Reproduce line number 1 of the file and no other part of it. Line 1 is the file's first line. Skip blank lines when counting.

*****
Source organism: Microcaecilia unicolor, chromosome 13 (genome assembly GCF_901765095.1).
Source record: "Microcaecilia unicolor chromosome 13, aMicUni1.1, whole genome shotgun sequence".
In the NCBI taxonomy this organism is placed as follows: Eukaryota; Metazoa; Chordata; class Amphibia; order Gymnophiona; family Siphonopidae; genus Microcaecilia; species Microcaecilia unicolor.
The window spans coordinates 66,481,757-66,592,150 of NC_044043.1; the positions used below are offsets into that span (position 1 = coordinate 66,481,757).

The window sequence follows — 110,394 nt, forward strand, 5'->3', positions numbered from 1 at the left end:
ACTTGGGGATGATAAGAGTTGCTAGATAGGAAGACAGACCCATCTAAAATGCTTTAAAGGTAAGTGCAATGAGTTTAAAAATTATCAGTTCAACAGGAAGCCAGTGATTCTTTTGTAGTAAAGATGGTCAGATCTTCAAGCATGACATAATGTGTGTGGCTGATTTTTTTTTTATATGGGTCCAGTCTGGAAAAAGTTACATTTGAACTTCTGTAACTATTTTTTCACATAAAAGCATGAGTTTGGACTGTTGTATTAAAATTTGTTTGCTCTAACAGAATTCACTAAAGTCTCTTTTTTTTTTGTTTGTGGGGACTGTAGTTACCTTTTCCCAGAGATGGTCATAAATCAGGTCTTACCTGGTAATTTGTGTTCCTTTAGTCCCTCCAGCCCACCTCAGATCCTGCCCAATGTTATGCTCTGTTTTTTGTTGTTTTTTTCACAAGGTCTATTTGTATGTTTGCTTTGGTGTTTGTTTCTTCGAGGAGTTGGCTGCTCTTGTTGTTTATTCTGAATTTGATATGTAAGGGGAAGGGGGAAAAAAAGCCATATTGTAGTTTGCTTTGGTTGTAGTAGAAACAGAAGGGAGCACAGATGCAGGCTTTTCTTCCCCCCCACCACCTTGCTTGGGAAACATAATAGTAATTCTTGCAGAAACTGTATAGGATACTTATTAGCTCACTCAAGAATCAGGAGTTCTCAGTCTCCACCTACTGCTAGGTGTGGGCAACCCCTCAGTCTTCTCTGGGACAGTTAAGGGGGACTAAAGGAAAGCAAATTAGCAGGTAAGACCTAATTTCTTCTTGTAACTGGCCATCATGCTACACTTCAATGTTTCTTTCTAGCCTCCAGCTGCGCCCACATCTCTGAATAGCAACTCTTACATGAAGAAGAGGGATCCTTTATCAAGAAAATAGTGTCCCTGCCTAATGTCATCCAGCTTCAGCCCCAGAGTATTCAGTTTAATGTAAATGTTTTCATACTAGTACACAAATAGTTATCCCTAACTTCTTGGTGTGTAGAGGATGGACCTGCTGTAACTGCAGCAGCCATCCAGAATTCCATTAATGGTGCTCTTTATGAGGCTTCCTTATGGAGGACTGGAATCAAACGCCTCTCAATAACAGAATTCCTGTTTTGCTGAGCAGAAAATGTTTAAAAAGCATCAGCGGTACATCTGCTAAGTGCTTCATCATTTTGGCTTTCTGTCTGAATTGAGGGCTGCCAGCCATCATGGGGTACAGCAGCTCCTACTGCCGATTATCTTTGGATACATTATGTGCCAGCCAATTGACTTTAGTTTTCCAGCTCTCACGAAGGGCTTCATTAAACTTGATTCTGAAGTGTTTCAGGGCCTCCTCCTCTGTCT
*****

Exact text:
Source organism: Microcaecilia unicolor, chromosome 13 (genome assembly GCF_901765095.1).